Other advantages: No gender-specific nouns, and one generic article “THE” to describe them, among others. Of course we also have some horribly confusing spelling vs. pronunciation issues (think of how many ways “ough” is used and pronounced) and a basically non-relevant set of grammar rules. But given the advantages, there is good reason to keep English as the standard. (I should have prefaced this by saying I’m also an English major, so I’m a bit biased as well..:-) )

  21. JNS (17) of course the opposite could happen in Sandy. It’s not like you’re asking the Sandy saints to let their kids play with non-member children.

    Peter (19), that’s exactly why GC talks should originate from English. Subjecting church doctrine to the whisper game could have some interesting outcomes.

  22. John Mansfield says:

    “There are many aspects of modern education. They include science, law, economics, environment, etc. Nevertheless, the Tibetan language has not progressed in these numerous subjects. In India, efforts are being made to teach the Tibetan children all the subjects in Tibetan language from Grade I onwards. But, leave alone Tibetans, even the Indians find it most difficult to gain expertise in specialised modern subjects without pursuing it in English. In Tibet too, one has no choice but to rely on Chinese language to gain expertise in a specialised field of modern knowledge. Whether for becoming a professional or an expert researcher, in the different fields of modern knowledge in Tibet today, it is extremely important to use the Chinese language to achieve the required specialisations.”

    “One thing that comes to my mind is this: Suppose there are a hundred Tibetan students. Seventy or eighty such students could study Tibetan language as their main subject and achieve excellence in projecting one’s national identity and in preserving our cultural heritage. Twenty or thirty such students could study Chinese language as their main subject and make efforts to achieve professional qualifications in modern specialised subjects. I feel this to be important, do you understand?”

    The Dalai Lama on the importance of modern education.

  23. John, no more discussion of the Dalai Lama. BCC is very big in China and we don’t want to mess with success.

  24. Already Elder Scott and other GA translate their talks before hand so it can be heard by the native Spanish speakers.

  25. From a Mormon Studies perspective, English is definitely primate. Being able to read primary sources (the vast majority of which are in English) is important if you want to get beyond second hand interpretations. I’m feeling this now as I am doing some work in early Christian (pre-1000 AD) liturgy and not being able to read Latin gives me at a paralyzing deficiency.

  26. John Mansfield says:

    At the risk of jeopardizing BCC’s access to the Middle Kingdom, the Dalai Lama’s address to Congress yesterday had an interesting translation process. His first words were in halting English, kindergarten level, as he put it, but less fluid. He said that delivering his speech in Tibetan would be boring for the listeners, so he would read an English translation.

    Then he started reading, and was very fluid, easy to understand, and literate. He understood English pronunciation and could read well, but had not the ability to spontaneously express himself at a high level, and probably not to compose. At one point well into the speech, he seemed to stumble with the language. On the radio broadcast, a whispering voice was audible, apparently someone feeding the Dalai Lama the part of the text he was having trouble with.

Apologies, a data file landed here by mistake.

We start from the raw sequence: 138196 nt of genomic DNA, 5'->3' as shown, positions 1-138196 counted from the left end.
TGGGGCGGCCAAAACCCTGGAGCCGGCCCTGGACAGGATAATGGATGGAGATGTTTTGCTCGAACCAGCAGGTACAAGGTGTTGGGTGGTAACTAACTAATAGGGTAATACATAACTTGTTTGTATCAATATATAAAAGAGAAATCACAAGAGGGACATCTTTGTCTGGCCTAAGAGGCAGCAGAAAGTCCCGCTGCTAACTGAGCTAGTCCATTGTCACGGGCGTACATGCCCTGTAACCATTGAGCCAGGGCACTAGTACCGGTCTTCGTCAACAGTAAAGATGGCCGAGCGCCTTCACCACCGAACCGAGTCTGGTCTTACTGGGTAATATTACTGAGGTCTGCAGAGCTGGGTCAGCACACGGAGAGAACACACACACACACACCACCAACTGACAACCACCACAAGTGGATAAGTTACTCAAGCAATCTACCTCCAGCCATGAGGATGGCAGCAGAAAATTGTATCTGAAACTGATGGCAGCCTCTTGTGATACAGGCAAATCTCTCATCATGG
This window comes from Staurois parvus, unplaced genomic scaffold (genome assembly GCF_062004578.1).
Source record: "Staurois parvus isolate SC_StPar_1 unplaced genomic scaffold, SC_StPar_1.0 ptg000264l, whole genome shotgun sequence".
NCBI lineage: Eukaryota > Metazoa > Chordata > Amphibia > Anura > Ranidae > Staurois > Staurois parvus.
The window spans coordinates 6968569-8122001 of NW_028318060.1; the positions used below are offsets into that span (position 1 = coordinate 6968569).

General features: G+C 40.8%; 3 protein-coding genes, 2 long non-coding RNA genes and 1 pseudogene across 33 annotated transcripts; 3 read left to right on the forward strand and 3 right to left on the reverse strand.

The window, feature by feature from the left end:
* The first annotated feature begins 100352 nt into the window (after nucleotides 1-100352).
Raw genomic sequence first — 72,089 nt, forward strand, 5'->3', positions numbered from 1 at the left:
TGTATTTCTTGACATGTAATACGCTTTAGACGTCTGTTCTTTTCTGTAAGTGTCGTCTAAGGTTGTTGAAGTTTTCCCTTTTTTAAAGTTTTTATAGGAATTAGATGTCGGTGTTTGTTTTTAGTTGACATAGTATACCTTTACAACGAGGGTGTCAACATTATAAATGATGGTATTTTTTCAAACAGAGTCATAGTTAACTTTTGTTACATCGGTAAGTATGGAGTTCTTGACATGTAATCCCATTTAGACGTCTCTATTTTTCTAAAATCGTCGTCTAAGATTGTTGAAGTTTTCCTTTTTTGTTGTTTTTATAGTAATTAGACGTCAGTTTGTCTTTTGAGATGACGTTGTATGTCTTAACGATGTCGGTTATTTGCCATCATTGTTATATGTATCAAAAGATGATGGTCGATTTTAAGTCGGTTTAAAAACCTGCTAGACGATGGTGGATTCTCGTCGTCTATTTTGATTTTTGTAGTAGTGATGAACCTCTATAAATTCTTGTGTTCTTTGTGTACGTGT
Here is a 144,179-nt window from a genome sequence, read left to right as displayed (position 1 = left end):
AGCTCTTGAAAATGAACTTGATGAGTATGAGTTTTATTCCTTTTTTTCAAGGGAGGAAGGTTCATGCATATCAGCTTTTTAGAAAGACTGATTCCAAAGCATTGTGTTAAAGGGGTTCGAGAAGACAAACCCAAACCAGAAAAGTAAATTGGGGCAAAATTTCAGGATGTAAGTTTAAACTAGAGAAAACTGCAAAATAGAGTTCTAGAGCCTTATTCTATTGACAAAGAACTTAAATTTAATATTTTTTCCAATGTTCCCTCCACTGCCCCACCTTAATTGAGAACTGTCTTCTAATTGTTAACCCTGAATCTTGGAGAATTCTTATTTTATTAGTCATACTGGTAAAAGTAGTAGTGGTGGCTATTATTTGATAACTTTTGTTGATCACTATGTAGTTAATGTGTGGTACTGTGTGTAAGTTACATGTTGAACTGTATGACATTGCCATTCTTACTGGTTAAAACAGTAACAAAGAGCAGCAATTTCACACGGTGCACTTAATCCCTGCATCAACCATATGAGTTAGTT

An old roommate, a former missionary to Japan, said that the Japanese were amazed with how fluent his presentation of the discussions was compared with his very limited language ability outside the discussions. He disabused them of the notion that something miraculous was happenning by showing them the anglicized Japanese text he was reading from.

  27. Adam Greenwood says:

    Lets not forget that french is also a divine language.


  28. StillConfused says:

    He speaks Elizabethan English. (I am told if you don’t use thee and thou and such that you are being disrespectful)

  29. I too look forward to the day when GC speakers will be able to speak their own native language. The fact is Americans are pretty stinking lazy when it comes to learning another language. The fact that everyone tends to learn ours does not help the motivation much. When I was in Italy earlier this month, even the guys in the little shops and restaurants spoke at least a little English. I had no incentive to practice what little Italian I had picked up in school, and that is a shame.

    What is more interesting to me than the fact that the BoM and the D&C came in JSJ in English is that the Church’s continued use of the KJV and the (sort of) original translation of the BoM preserves the KJV-type language in the 21st century and beyond.

  30. AHLDuke,

    The reason so many Europeans learn other languages is because they have to. Give us Yanks a break for a second here. If the US was set up like Europe, with each state speaking a different language (I maintain Utah already does), then we would be much more motivated to learn a few of those languages in order to facilitate trade and travel outside the borders of our respective states. In places like California, Florida, and Arizona, where Spanish is more widely spoken, I think you’ll find a larger number of native English-speaking Americans who also speak Spanish (or at least some). I think you will find similar circumstances in other parts of the world, like S. America for example.

  31. Sure. You get your English to Spanish guy to whisper in the ear of your English to Korean guy who talks into the mic.

    I’ve been in a branch of Japanese and Koreans, where talks were given in the native language and translated from English into the other. This doesn’t work well at all for real time translation. You lose information on the first translation, and even more on the second.

  32. In L.A., many Koreans choose Spanish as their second language for running their small stores.

  33. walkinginthewoods says: